This year's teaching has been such a rewarding experience, just amazing. The class were expected to do some social action project as part of the preparation for their bar mitzvahs, and they've come up with some amazing stuff. The American kid has arranged for a Holocaust survivor to come and speak to his class at school; M and E have been visiting old people's homes, with E putting together a whole project about the various activities she helped arrange; D has been helping to teach the mostly secular American teenagers (who are almost all older than him) a little bit more about Judaism; and R is going to help me run the service in a couple of weeks, and is doing lots of background study towards that. And they've all come up with thoughtful comments about their Torah portions. I was particularly impressed with E's ideas; she and D were stuck with the portion about ceremonies to purify people who have recovered from leprosy, which is hardly inspiring, and she made a connection between the birds sacrificed in the Torah text with animals that are used in experiments and to make medicines, and between the blood in the ceremony and giving blood for transfusions. And everybody has made tangible improvements in their level of Hebrew, and we've had some really good discussions about what it means to be an adult and a Progressive Jew.
I've also been doing some real professional teaching at long last. A couple of lectures, which I left too late to prepare as well as I should have done, but they went well anyway. And then the really fun part, running three sessions of so-called "dry labs". This is a scheme that my boss came up with, where they assign a real scientific problem (in this case how the estrogen receptor regulates genes), and have to discuss what experiments they would do to study it. They do three actual lab practicals covering the three experiments which are practical for undergraduates to reproduce, and the other six are done on a dry, ie hypothetical, basis. It was really marvellous to teach, because you're actually teaching science, not just facts about science. The students were visibly excited about getting to apply their knowledge rather than just regurgitating, though a few of them were a little discouraged to realize how much they don't know. They sometimes lapsed into Swedish when the discussion got really intricate, so I'm proud that I was able to cope with that.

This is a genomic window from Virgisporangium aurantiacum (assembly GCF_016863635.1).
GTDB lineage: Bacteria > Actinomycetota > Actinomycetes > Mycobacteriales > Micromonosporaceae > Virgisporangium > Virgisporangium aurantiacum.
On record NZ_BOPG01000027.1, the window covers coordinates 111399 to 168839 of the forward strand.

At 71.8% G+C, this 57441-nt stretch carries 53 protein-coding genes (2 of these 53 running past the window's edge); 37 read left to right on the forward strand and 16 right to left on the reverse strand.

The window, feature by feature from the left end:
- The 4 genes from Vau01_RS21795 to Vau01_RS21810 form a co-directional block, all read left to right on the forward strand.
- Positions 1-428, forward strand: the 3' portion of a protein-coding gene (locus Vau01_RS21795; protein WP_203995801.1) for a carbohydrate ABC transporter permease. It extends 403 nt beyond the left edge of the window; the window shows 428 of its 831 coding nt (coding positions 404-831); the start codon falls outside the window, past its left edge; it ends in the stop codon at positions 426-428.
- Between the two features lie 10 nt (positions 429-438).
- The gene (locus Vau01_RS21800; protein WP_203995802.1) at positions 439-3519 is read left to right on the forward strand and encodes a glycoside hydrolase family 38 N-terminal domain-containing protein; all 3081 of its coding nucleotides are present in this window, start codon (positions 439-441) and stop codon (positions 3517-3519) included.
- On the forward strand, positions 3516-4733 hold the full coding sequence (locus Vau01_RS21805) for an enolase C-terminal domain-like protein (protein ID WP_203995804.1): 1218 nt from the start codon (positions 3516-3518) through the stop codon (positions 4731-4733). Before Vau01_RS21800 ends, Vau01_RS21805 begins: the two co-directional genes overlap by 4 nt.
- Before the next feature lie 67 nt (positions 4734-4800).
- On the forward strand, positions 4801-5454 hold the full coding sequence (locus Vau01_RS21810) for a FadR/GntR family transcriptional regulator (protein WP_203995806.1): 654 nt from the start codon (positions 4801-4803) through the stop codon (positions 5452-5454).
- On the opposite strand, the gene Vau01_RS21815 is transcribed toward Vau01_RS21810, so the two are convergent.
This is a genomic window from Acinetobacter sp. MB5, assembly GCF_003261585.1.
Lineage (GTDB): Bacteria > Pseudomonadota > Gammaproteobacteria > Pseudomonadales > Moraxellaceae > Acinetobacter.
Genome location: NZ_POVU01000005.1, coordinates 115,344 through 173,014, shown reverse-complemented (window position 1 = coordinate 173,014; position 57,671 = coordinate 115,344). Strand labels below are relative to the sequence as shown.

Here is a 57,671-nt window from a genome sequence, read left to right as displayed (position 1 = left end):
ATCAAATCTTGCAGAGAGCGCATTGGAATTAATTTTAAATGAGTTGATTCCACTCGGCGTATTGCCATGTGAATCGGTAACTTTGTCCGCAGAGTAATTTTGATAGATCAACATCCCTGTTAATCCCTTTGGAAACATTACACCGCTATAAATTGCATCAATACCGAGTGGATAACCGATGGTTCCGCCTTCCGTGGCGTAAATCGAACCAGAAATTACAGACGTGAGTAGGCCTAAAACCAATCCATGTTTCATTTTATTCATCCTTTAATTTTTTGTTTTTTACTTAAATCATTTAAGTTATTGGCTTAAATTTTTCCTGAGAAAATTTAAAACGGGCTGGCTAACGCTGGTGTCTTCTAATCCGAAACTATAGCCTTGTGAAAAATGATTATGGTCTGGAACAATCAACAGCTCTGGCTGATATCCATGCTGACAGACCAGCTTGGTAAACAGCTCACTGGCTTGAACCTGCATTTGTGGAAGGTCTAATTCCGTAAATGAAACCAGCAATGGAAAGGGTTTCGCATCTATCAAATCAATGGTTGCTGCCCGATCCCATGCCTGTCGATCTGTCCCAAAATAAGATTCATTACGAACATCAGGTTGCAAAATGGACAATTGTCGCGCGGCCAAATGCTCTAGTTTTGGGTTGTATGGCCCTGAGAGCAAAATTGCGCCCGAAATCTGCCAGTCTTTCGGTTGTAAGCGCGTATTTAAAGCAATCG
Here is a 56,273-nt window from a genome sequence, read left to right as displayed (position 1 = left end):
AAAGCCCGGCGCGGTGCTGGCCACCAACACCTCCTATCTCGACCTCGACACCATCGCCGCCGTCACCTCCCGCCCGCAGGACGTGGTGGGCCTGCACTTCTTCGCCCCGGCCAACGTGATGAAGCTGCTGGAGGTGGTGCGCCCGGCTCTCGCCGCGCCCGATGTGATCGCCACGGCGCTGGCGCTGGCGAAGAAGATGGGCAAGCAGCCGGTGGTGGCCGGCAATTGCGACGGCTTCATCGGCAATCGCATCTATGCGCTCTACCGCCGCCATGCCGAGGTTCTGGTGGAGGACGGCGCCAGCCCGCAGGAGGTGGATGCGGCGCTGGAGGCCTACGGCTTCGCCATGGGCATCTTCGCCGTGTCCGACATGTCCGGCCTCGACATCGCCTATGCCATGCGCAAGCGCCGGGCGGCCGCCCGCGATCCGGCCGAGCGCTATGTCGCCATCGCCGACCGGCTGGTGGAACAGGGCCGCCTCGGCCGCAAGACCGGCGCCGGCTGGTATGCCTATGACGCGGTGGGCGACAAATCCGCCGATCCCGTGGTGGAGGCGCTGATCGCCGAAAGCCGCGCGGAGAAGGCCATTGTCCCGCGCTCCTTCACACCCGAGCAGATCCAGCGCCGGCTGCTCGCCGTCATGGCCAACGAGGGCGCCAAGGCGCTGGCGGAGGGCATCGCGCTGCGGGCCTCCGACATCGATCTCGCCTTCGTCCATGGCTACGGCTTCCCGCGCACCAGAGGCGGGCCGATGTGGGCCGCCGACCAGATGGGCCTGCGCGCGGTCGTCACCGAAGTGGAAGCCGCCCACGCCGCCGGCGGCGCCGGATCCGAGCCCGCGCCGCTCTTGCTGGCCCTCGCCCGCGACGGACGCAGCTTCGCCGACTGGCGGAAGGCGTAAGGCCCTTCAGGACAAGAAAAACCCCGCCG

One of the students gave the strong impression of having an entirely innocent crush on me, really anxious for my approval, and he pestered me for more opportunities for that kind of freeform discussion to help him understand the lecture material. I agreed to arrange an impromptu tutorial for him, though in retrospect I'm not convinced that was a good idea. For one thing time constraints meant neither of us really prepared the material, which isn't the most effective way to run a tutorial, and I think I pitched it a bit too advanced. Also, although my first instinct was, yay, here's a keen student, it might not actually be sensible to encourage that kind of teacher's pet dynamic. I realized far too late that he's close enough to my age that the innocent interpretation might not be entirely self-evident. I hate having to worry about things like that, but being too naive would be worse, I think.
Oh, and as one of the course leaders I've been asked to set exam questions for the assessment next week (it's all modular, so they have exams straight after the lecture series). This feels like a major milestone on the way to being grown up, though I suppose nearly 30 is a bit too old to be surprised when people treat me like an adult!
I love teaching so much, and I'm more and more thinking that I need to find a job where I get paid to teach, instead of doing odd bits of volunteering that is a distraction from my main job, even though I get far more out of it than what I'm supposed to be doing.